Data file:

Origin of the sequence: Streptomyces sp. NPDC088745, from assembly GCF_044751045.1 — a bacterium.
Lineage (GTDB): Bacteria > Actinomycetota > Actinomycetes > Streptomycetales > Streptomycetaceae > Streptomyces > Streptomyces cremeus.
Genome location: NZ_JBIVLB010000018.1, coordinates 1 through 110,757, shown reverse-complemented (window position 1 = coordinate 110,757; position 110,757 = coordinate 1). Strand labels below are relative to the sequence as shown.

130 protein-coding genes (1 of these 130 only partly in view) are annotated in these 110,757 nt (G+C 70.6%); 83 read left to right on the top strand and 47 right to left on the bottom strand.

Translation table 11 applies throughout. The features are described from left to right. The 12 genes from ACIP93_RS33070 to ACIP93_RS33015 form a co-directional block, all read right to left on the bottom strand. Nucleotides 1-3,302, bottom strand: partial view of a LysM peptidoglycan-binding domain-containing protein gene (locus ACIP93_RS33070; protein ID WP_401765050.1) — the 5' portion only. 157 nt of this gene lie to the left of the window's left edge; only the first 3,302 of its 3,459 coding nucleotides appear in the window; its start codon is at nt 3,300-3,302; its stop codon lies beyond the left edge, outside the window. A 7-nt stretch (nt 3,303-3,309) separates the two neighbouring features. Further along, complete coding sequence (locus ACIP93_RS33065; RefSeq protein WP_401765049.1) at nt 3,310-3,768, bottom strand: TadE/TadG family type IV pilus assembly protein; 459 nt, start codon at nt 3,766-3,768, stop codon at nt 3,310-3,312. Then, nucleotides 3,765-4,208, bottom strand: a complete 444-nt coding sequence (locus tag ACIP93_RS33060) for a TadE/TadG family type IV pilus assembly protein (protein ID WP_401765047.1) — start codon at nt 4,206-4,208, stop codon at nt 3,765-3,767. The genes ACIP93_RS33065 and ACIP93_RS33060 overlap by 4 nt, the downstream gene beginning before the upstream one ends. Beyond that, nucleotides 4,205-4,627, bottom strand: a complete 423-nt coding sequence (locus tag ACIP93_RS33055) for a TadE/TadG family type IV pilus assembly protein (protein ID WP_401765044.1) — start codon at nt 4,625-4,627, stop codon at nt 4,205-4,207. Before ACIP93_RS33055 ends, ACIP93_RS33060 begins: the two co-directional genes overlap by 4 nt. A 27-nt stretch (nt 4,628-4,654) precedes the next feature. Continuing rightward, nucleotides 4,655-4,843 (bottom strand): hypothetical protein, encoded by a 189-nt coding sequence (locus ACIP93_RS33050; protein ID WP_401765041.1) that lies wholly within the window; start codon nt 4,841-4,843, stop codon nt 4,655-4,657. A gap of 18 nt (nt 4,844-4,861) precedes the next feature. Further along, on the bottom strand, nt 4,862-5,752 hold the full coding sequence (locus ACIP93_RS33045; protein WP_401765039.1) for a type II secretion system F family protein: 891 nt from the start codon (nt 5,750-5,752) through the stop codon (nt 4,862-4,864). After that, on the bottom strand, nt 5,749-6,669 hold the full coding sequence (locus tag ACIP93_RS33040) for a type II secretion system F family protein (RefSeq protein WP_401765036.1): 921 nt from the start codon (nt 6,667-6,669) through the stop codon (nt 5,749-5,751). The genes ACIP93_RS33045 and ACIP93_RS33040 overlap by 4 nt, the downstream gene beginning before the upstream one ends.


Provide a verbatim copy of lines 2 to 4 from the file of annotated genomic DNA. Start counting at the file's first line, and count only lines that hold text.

Lineage (GTDB): Bacteria > Actinomycetota > Actinomycetes > Streptomycetales > Streptomycetaceae > Streptomyces > Streptomyces cremeus.
Genome location: NZ_JBIVLB010000018.1, coordinates 1 through 110,757, shown reverse-complemented (window position 1 = coordinate 110,757; position 110,757 = coordinate 1). Strand labels below are relative to the sequence as shown.

130 protein-coding genes (1 of these 130 only partly in view) are annotated in these 110,757 nt (G+C 70.6%); 83 read left to right on the top strand and 47 right to left on the bottom strand.